The department also had to rent practice facilities at a club in Shijiazhuang at a cost of at least 500 yuan per hour per person. To provide students with more opportunity to practice, the school invested 1.8 million yuan to build a driving range with 54 practice bays. Students currently have eight hours of formal practice per week, but the range is open every day so they can practice in their leisure time too.

In 2008, the first group of golf graduates stayed on at the Hebei Institute as teachers, helping to develop the major through their own experience.

Each golf student pays annual tuition fees of 12,000 yuan, almost twice as much as other majors. Still, many students apply for the study because of the employment prospects. Every year, about 50 to 60 students from other sporting disciplines transfer to study golf.

All graduates from the Hebei Institute have found good jobs, and that has encouraged more to apply for the study. A sharp increase in the number of freshmen in 2008 saw the school attach greater importance to the booming major.

The school's president, Zhang Zhuo'an, endorsed a plan to spend 6 million yuan to construct a new driving range, with 400 practice bays spread over 20 hectares.

Li Yuesheng, director of the social sports department at the Hebei Institute, is always eager to show visitors around the facility. "I am proud to say that our school will soon have the largest driving range in Asia. For me, that's the future," he says.

Elite, expensive

Since its introduction to China 28 years ago, golf has been regarded as an elite, expensive sport. At the Sigesen club, non-members pay 1,080 yuan per person per round and caddies expect a tip of at least 100 yuan. Even with a permanent membership, which costs 188,000 yuan per person, the price of a round is still 260 yuan.

The fees are likely to remain high since the central government restricted construction of new golf courses because of concerns about land and water resources.

So far, China has produced few top-class professional golfers. Liang Wenchong and Feng Shanshan are probably the only homegrown players capable of competing with foreign players. In June, Feng, 22, became the first Chinese golfer to win the LPGA Championship in the US.

However, the golfing authorities are attempting to boost the sport following the decision of the International Olympic Committee in 2010 to reintroduce golf at the 2016 Games in Rio de Janeiro, says Zhang Zhuo'an.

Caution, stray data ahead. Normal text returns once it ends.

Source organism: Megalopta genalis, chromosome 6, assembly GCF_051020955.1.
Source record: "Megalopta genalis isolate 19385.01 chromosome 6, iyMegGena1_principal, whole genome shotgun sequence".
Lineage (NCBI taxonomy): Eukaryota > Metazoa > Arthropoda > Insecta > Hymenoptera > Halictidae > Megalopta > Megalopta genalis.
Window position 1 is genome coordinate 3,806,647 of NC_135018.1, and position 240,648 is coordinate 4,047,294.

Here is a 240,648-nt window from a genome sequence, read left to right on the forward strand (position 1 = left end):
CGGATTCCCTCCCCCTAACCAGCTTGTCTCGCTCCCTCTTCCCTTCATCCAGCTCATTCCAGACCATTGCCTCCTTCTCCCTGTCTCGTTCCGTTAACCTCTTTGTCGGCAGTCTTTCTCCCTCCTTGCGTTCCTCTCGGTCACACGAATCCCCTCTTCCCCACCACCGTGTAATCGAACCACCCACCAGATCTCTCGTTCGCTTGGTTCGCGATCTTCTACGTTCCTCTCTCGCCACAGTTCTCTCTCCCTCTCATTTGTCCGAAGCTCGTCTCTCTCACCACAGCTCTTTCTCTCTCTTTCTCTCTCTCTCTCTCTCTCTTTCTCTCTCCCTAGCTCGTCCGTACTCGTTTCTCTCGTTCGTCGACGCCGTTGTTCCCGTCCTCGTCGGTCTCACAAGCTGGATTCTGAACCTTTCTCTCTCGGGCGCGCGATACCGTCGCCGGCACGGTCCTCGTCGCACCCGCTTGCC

In 2010, about 3 million people in China played golf, but that number could soar to 50 million by 2020, according to the Huidian report.

"It's a good chance for golf in China, and the industry will require an enormous number of pros to manage clubs," says Li Yuesheng.

At present, there are only 600 golf courses nationwide, but the number of new courses is rising by 20 to 30 percent annually, according to the Hebei Institute's data.

Each 18-hole course has at least 400 employees, from managers to caddies and greenskeepers, says Li, and his calculations suggest that the industry requires at least 240,000 workers. However, more than 60 percent of current workers studied at middle or high schools and lack the necessary knowledge of the sport, so many clubs are planning to replace their current staff with golf graduates.

The tough nature of the work means that some clubs in Shanghai have an annual employee turnover of 70 percent, while the lowest staff turnover rate was still more than 10 percent, says Wu Ming, director of the Institute of Golf Management at Shanghai Jiao Tong University.

In their first two years at the Hebei Institute, students learn golfing theory, etiquette and the rules of the game. To gain practical experience at running a club, they are assigned two-year internship at clubs nationwide, including the Sigesen club in Beijing.

In 2009, Zhang Zhigang, Beijing Sigesen's deputy general manager, was impressed with the performance of two interns of the Hebei Institute, so he contacted the school and promised to employ more of its graduates.

"The golf industry is fundamentally about service. Many jobs such as turf maintenance and caddying are hard work, and require not only a knowledge of the game, but also a good service attitude," says Zhang.

Contact the reporters at huyongqi@chinadaily.com.cn and peipei@chinadaily.com.cn.